I testified before the Budget Committee chaired by Councilwoman and Mayoral Candidate Barbra Bry. I argued against increasing taxes. I was allowed two minutes to propose a solution. The solution is the same one I proposed back in 1983. Use the Mayors annual salary of $100,000 as the dividing line between management and labor. Reduce the salary of every city employee who makes more than the Mayor by 10%. In addition institute a hiring freeze on everyone who makes more than $100,000 a year.

 

No employee of this City making less than $100,000 will be affected by this proposal.

It is time that those who are responsible for the poor management of this City suffer the consequences of their actions. Not surprisingly, Councilwoman Bry decided the better way to solve the problem was to raise taxes and sell Qualcomm Stadium.

 

The Prop B problem can be solved by proposing to the courts that the City of San Diego will compensate the 4,000 new employees by putting them and all future City employees under the Federal Social Security Program.

 

The real solution to San Diego’s continuous overspending is to adopt the approach that the Port District uses to finance its operations. The Port District is not allowed to sell its’ land. All they do is negotiate leases of their land. This model will work for the City. I proposed this idea back in 1983. Had the City adopted this idea anytime after I proposed it would not have affected the income generated to balance the budget. What it would have done is created an asset base which would generate revenue forever.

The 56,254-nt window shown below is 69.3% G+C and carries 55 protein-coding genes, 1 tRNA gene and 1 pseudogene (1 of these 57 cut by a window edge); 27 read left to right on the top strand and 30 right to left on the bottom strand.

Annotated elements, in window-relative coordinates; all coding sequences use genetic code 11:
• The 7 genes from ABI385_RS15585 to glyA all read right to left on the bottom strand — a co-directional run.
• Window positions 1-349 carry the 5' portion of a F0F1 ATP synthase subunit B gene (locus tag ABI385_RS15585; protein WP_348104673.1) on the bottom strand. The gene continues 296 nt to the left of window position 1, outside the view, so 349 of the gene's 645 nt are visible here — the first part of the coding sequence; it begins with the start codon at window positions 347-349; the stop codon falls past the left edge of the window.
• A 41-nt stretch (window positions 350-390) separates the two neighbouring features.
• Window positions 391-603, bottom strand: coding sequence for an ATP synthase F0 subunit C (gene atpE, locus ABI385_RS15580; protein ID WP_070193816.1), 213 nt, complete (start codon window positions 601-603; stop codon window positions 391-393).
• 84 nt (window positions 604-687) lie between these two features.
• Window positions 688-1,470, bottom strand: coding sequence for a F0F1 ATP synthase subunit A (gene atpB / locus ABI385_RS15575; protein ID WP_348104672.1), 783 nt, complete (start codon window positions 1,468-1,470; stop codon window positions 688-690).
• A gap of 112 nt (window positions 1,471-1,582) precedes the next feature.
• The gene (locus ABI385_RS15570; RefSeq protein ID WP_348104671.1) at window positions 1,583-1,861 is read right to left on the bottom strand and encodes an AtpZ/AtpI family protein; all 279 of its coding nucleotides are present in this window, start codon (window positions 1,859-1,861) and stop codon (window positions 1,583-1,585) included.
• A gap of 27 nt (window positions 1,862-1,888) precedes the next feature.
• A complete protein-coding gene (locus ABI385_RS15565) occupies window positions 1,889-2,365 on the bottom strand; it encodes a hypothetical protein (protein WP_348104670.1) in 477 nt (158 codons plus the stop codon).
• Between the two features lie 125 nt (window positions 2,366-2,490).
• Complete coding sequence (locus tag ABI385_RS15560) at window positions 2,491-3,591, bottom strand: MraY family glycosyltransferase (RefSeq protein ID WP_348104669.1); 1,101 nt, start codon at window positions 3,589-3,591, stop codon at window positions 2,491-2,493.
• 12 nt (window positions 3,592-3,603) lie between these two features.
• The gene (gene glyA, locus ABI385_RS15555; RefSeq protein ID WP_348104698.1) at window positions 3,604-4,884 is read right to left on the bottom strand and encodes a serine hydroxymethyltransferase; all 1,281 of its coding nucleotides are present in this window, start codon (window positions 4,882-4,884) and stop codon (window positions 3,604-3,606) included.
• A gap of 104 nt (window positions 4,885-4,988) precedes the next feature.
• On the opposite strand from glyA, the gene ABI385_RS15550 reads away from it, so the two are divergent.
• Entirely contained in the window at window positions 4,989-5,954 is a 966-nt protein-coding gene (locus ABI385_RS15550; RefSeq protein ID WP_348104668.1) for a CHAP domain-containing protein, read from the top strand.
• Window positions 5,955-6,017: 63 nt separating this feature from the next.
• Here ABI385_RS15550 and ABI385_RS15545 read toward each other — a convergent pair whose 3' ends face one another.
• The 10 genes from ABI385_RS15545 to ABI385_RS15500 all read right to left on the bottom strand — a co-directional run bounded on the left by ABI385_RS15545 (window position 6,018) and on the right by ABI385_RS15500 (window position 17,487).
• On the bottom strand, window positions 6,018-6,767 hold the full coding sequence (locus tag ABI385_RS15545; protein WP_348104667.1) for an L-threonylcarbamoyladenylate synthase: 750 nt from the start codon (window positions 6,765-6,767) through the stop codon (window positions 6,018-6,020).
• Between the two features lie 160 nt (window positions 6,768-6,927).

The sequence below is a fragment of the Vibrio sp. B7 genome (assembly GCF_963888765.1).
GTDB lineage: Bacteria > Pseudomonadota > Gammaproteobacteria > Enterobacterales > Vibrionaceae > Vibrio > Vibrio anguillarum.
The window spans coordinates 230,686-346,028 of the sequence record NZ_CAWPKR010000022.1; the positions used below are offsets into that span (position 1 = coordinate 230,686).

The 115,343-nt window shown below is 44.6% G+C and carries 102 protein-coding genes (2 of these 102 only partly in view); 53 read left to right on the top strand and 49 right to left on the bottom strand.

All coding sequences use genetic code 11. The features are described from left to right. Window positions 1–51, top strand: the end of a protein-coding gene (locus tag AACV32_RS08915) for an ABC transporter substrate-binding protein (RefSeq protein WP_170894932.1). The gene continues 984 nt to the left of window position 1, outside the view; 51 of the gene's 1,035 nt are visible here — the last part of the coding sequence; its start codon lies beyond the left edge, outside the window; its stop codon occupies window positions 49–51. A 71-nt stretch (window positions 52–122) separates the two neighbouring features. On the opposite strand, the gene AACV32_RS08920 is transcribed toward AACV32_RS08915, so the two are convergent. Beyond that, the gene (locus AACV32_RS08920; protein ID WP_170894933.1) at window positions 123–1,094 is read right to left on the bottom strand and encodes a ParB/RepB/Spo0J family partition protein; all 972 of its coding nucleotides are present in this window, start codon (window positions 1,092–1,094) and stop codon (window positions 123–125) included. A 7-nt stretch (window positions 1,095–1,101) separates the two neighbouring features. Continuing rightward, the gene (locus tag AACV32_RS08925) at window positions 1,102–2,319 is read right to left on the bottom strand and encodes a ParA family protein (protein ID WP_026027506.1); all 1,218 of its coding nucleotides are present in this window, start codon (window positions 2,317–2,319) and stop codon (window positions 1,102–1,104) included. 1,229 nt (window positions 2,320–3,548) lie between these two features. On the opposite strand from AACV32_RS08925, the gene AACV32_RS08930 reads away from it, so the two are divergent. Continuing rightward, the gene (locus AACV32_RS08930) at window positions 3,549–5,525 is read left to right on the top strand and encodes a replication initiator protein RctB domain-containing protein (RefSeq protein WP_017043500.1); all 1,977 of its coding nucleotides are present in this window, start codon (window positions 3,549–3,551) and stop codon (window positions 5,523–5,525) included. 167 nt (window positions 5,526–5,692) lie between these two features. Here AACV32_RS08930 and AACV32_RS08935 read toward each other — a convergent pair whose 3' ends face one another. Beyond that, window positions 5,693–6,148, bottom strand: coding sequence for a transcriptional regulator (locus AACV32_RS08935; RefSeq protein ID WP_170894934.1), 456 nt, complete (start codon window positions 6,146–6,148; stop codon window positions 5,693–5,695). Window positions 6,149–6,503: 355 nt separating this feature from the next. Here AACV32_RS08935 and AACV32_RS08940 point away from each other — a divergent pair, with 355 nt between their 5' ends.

When I ran in 1983 I was the first and only candidate running for mayor to proposed term limits. I believe elections are the marketplace of ideas. Term limits was an idea whose time had come, San Diego adopted term limits soon after I proposed it. The idea of leasing instead of selling City owned land is an idea whose time has come.

 

Rich Riel
Candidate for Mayor

Rich Riel solving the problems facing San Diego today.

Summary

My fellow San Diegians, What follows are my qualifications and solutions for the problems facing our City.

 

Almost a half a century of business and government experience has prepared me to be Mayor of San Diego. Back in 1983 I resigned from my job with the San Diego Housing Commission as Financial Specialist to run for Mayor of San Diego. Unfortunately for the City of San Diego, while I finished in the top 20%, I did not get elected.

 

Because of the current Mayor, San Diego today is suffering financial ruin, traffic gridlock and a concentration of growth in overcrowded neighborhoods. We did not arrive at this nexus overnight. The uncontrolled growth of this City coupled with the financial excess of our elected Mayor is the result of a broken political system.  This system stretches back for half a century to the election of Pete Wilson in 1971.